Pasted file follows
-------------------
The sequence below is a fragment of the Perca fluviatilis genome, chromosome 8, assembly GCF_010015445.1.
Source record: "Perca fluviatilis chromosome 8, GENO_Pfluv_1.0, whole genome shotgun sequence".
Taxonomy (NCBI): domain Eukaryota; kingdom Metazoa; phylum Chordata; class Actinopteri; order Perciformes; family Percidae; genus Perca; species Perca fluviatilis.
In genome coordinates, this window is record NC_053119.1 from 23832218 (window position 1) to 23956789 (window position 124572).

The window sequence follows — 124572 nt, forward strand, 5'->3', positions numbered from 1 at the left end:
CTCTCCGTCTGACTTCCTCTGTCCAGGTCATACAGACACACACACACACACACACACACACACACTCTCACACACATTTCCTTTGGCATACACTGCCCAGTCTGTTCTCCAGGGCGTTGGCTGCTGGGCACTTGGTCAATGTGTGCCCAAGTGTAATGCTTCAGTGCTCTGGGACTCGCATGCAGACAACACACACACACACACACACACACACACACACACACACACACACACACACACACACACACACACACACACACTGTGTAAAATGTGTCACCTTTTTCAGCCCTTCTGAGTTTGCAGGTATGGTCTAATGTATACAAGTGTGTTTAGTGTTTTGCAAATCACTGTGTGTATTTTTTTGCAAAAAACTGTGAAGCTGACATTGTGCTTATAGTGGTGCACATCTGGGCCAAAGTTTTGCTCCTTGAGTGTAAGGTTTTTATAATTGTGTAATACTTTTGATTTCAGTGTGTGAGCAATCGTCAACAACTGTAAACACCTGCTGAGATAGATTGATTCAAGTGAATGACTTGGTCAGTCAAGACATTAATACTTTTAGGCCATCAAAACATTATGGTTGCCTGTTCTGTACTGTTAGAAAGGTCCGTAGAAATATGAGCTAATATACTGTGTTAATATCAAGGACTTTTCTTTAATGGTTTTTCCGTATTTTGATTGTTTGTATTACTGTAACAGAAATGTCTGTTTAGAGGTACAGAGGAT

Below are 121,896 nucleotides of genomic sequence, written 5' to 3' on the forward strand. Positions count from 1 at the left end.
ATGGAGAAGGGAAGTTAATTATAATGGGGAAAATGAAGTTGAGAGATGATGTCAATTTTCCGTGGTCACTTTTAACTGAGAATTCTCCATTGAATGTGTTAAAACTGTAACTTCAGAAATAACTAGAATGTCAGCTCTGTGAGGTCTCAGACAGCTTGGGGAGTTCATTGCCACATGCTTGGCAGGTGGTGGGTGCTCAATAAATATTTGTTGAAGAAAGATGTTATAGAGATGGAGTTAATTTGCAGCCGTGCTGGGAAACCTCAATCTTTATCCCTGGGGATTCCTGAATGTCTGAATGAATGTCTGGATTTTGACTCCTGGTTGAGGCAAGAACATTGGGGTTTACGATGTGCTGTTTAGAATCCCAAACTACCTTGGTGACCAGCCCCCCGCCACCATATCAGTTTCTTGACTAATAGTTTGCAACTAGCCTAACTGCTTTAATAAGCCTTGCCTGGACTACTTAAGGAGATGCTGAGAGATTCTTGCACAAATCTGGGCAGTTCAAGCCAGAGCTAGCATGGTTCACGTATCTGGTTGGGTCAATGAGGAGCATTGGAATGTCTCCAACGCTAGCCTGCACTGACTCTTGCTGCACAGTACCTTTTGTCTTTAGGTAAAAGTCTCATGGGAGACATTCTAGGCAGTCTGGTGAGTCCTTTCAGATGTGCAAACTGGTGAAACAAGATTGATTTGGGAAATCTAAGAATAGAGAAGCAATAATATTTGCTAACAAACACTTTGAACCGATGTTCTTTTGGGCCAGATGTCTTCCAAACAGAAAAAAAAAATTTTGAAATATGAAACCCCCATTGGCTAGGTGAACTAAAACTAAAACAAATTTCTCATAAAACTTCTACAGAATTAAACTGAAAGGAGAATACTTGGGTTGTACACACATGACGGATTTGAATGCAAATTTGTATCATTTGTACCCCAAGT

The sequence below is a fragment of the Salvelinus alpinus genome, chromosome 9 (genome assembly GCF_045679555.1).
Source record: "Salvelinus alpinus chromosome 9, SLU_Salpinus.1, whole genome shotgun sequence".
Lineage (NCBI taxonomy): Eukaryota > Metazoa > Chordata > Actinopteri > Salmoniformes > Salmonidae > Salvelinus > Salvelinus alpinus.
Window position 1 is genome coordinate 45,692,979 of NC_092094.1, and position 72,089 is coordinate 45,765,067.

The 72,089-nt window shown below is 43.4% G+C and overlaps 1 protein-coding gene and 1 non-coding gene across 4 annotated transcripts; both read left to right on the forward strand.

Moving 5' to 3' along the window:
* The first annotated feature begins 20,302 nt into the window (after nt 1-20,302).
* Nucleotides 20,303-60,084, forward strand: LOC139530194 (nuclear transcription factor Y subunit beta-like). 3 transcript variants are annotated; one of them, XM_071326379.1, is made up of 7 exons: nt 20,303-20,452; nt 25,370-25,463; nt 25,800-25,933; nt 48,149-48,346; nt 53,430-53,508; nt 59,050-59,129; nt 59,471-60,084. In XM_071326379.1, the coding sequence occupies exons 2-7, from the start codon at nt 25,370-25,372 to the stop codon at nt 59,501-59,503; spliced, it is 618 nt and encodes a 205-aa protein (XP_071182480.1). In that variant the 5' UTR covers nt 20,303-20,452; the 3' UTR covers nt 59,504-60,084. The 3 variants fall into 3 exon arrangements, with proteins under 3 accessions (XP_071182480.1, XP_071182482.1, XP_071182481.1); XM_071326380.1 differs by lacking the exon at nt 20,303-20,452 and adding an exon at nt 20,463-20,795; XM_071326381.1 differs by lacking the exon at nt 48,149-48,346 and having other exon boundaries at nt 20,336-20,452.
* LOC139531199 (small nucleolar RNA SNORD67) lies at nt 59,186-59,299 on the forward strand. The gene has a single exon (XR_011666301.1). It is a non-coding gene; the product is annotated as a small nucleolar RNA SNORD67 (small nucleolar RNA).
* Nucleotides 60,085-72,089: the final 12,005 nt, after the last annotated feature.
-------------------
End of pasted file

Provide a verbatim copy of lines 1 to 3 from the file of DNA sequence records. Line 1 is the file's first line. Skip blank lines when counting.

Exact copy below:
The sequence below is a fragment of the Perca fluviatilis genome, chromosome 8, assembly GCF_010015445.1.
Source record: "Perca fluviatilis chromosome 8, GENO_Pfluv_1.0, whole genome shotgun sequence".
Taxonomy (NCBI): domain Eukaryota; kingdom Metazoa; phylum Chordata; class Actinopteri; order Perciformes; family Percidae; genus Perca; species Perca fluviatilis.